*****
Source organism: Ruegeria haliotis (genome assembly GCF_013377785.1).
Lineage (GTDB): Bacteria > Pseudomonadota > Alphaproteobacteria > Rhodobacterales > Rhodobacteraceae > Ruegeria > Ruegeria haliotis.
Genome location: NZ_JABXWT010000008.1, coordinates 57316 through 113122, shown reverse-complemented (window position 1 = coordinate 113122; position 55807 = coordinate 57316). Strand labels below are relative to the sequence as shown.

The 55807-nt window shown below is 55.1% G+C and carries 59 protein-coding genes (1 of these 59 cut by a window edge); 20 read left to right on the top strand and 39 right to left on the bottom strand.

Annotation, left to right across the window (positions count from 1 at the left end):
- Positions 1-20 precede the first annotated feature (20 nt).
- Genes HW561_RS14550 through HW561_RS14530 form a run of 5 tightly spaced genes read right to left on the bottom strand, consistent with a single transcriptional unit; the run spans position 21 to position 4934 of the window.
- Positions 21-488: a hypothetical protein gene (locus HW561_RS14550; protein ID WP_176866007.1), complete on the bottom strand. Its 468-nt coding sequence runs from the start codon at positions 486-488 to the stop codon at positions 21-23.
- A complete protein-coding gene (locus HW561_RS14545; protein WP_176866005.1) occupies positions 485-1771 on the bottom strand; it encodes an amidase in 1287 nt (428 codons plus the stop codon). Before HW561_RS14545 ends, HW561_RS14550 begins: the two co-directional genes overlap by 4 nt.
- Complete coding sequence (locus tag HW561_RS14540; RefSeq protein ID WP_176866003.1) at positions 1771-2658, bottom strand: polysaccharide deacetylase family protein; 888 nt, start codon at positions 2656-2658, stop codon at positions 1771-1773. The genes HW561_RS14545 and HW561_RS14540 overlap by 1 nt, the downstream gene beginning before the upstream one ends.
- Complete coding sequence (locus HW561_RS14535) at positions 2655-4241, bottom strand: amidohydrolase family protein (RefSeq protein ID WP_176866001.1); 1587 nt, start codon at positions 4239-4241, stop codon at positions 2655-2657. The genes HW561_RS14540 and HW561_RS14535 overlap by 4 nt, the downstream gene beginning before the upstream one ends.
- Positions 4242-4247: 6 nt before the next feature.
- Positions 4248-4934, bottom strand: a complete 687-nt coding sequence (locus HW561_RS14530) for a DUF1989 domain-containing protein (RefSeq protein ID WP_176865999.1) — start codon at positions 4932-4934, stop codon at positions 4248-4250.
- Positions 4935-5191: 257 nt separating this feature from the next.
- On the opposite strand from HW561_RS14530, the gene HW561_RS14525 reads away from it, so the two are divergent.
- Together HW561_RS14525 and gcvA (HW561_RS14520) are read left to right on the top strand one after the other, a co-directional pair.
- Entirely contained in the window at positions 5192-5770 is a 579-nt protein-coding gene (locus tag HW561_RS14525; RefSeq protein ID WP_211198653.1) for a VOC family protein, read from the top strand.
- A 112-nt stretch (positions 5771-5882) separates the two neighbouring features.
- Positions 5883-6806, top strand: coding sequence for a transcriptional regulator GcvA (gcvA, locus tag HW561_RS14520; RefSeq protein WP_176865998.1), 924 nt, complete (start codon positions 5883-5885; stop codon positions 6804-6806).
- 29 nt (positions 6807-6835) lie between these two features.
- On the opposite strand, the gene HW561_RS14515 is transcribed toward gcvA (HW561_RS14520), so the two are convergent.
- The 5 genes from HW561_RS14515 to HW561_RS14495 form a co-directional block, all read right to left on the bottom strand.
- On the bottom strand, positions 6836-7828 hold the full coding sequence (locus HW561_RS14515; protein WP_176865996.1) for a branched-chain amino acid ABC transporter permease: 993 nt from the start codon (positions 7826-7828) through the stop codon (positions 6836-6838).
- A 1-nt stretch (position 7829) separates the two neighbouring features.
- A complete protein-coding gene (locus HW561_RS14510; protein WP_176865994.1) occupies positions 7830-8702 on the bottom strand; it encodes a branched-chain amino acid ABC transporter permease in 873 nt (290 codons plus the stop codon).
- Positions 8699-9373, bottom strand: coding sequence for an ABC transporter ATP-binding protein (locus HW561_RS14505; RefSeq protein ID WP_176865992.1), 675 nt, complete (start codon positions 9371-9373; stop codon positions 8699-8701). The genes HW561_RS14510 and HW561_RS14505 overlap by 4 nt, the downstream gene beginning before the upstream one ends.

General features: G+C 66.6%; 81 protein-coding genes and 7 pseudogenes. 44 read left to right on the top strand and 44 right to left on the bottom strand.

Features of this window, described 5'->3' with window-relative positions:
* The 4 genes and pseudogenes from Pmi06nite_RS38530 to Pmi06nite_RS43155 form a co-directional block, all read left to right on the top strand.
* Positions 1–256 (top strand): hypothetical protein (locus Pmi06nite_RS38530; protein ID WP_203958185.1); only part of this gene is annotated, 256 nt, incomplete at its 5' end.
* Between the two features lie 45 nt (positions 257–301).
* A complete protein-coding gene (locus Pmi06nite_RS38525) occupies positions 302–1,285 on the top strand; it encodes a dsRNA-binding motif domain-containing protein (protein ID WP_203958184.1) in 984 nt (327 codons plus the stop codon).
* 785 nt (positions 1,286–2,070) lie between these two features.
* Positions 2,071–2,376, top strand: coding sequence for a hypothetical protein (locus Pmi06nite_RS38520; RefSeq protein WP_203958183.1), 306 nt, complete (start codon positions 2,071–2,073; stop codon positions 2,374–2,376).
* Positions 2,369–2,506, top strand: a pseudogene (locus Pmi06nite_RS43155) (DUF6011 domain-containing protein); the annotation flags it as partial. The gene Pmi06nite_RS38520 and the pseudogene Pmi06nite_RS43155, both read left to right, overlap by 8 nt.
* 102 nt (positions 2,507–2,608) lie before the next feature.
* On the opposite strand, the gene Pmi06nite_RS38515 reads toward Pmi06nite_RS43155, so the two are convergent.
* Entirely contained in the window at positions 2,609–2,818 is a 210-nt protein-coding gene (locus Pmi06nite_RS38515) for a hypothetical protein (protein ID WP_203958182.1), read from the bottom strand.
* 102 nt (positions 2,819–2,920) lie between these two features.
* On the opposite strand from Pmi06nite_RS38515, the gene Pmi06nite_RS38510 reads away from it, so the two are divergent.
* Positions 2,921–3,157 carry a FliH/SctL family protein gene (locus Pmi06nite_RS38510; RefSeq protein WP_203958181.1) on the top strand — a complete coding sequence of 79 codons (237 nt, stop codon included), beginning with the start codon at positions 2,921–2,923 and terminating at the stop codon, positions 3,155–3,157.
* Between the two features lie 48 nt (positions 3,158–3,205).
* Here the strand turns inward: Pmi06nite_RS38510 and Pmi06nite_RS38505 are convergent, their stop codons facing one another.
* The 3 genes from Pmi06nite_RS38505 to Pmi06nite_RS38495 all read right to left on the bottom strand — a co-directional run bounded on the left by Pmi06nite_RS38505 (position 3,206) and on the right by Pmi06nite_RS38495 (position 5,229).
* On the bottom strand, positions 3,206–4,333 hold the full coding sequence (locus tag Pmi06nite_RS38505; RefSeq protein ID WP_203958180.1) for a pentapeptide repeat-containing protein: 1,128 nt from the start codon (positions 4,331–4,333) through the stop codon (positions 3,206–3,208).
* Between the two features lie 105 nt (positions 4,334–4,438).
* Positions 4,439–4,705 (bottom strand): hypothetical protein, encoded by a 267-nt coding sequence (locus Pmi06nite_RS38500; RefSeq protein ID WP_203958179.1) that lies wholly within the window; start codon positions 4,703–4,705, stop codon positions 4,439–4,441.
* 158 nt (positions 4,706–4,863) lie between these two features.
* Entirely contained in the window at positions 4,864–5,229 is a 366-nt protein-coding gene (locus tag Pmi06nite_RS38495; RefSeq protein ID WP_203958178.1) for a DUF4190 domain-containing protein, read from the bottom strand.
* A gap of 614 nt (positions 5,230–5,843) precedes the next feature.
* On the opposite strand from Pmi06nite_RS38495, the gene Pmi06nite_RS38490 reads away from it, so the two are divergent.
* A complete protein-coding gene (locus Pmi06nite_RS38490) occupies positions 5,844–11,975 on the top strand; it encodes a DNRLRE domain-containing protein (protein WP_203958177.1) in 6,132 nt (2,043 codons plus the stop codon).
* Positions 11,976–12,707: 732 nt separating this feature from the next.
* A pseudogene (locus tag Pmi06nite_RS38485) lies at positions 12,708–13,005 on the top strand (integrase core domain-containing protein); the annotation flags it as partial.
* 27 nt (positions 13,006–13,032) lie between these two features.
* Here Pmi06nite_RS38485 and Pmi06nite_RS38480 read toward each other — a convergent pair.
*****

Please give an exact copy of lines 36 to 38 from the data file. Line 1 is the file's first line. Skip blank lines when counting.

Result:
* 102 nt (positions 2,507–2,608) lie before the next feature.
* On the opposite strand, the gene Pmi06nite_RS38515 reads toward Pmi06nite_RS43155, so the two are convergent.
* Entirely contained in the window at positions 2,609–2,818 is a 210-nt protein-coding gene (locus Pmi06nite_RS38515) for a hypothetical protein (protein ID WP_203958182.1), read from the bottom strand.